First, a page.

Of course, crime is on everyone’s minds. “No neighborhood is 100 percent safe,” Ramsey notes, underscoring the stark differences between neighborhoods in the 6th District. “For me it’s very clear. I know what works–you have to have leadership.” When she was a beat officer, Ramsey remembers leading a citizens patrol effort in an area of East Baltimore. “Before, when they were in their homes, they felt alone,” she says about the volunteers who helped. “It’s so basic, but it comes down to how do you motivate a person to take that first step.”
“I’m tough on crime,” Smith reports. “I believe that every crime should have a consequence.” She’s speaking here of mandatory community service for nonviolent drug crimes–cleaning the streets of trash, for example. This would stem the tide of deferrals seen often in the city’s drug court, she says. She’d also like to see more use of federal laws in prosecuting local criminals, efforts that are already in place with programs like Project Exile.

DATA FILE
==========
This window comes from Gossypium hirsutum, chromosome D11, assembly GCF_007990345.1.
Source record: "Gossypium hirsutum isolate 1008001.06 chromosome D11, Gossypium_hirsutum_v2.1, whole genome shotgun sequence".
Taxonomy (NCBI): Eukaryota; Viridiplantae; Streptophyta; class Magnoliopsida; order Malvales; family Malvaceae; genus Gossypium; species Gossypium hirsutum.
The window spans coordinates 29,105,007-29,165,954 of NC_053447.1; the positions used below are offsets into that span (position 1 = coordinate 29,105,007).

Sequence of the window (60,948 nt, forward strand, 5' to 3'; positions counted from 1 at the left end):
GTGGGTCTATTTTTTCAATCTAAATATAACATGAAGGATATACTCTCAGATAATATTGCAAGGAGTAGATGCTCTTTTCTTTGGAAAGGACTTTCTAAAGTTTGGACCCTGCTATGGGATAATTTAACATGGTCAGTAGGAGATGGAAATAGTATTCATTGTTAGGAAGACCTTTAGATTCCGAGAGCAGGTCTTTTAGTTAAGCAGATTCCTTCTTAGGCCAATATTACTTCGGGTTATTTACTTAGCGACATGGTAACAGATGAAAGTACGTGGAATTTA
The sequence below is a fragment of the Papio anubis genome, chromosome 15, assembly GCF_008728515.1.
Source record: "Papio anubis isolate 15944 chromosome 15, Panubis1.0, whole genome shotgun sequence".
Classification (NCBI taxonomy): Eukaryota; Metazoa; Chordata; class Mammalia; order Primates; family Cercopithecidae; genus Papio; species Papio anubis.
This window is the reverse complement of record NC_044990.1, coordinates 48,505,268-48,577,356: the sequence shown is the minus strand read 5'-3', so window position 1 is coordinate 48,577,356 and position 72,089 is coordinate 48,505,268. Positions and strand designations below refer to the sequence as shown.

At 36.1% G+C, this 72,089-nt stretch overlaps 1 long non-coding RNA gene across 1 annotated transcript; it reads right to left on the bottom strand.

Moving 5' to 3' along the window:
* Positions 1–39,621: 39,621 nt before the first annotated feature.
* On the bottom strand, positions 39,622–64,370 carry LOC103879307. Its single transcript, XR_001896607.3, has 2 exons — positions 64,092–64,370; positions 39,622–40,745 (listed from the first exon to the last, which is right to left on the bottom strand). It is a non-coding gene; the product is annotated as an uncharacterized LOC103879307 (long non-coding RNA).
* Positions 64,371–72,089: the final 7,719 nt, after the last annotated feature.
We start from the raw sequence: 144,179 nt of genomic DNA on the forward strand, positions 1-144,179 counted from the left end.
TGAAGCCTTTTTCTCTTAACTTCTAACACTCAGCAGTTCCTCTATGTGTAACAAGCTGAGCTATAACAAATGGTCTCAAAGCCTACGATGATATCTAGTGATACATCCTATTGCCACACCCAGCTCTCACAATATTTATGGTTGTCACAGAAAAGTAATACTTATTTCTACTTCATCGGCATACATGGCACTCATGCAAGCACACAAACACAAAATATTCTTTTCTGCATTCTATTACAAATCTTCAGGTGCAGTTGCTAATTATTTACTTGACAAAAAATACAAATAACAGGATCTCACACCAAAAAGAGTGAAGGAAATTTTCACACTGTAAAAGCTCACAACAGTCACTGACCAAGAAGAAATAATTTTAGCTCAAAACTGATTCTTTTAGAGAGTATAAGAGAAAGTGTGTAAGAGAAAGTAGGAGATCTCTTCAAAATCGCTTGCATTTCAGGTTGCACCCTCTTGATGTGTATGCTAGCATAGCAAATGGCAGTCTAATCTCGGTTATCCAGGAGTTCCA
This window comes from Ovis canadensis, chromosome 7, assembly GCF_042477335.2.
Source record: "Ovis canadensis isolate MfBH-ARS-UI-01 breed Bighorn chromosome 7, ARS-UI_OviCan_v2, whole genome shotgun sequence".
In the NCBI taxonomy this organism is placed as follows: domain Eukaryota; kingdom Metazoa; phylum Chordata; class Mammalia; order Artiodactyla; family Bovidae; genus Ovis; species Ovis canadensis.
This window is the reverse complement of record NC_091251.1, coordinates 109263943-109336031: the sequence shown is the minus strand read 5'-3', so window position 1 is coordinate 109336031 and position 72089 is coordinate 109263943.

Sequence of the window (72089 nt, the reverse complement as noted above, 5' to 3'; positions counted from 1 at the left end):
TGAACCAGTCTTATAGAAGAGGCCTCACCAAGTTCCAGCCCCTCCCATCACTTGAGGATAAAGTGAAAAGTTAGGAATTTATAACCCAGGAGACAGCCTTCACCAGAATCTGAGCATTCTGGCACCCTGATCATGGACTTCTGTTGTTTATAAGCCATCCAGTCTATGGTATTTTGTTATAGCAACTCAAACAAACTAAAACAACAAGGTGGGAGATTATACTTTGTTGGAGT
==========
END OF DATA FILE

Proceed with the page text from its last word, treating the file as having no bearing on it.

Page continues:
Baker has this to say about crime: “We must work from the inside out,” a phrase she uses often to invoke treating the city’s troubles holistically. “If you have chaos within the [police] department, you have chaos when the officers go out on the street. If you have chaos within the family, you have chaos in the street. You have double chaos.”
Each of the 6th District primary candidates is interested in showing off her leadership skills on the level where it counts most. To Smith, the approach is simple. “We’re not trying to save the world,” she says. “We need to take it one district at a time.”